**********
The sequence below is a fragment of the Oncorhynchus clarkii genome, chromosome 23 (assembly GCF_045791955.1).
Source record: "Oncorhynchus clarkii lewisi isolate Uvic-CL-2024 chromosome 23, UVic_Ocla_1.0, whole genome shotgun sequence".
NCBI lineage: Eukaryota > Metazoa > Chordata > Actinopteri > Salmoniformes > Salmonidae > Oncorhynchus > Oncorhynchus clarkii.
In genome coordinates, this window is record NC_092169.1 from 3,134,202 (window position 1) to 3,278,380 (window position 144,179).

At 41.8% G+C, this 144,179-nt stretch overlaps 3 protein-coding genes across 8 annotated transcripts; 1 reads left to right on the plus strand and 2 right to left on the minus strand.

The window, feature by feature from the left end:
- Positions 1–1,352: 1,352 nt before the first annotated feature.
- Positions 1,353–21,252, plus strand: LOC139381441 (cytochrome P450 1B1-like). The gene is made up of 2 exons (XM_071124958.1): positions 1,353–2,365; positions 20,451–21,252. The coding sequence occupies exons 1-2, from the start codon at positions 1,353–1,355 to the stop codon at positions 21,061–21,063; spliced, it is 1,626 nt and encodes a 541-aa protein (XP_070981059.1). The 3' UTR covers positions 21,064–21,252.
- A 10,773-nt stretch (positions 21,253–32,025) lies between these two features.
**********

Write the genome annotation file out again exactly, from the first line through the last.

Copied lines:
The sequence below is a fragment of the Oncorhynchus clarkii genome, chromosome 23 (assembly GCF_045791955.1).
Source record: "Oncorhynchus clarkii lewisi isolate Uvic-CL-2024 chromosome 23, UVic_Ocla_1.0, whole genome shotgun sequence".
NCBI lineage: Eukaryota > Metazoa > Chordata > Actinopteri > Salmoniformes > Salmonidae > Oncorhynchus > Oncorhynchus clarkii.
In genome coordinates, this window is record NC_092169.1 from 3,134,202 (window position 1) to 3,278,380 (window position 144,179).

At 41.8% G+C, this 144,179-nt stretch overlaps 3 protein-coding genes across 8 annotated transcripts; 1 reads left to right on the plus strand and 2 right to left on the minus strand.

The window, feature by feature from the left end:
- Positions 1–1,352: 1,352 nt before the first annotated feature.
- Positions 1,353–21,252, plus strand: LOC139381441 (cytochrome P450 1B1-like). The gene is made up of 2 exons (XM_071124958.1): positions 1,353–2,365; positions 20,451–21,252. The coding sequence occupies exons 1-2, from the start codon at positions 1,353–1,355 to the stop codon at positions 21,061–21,063; spliced, it is 1,626 nt and encodes a 541-aa protein (XP_070981059.1). The 3' UTR covers positions 21,064–21,252.
- A 10,773-nt stretch (positions 21,253–32,025) lies between these two features.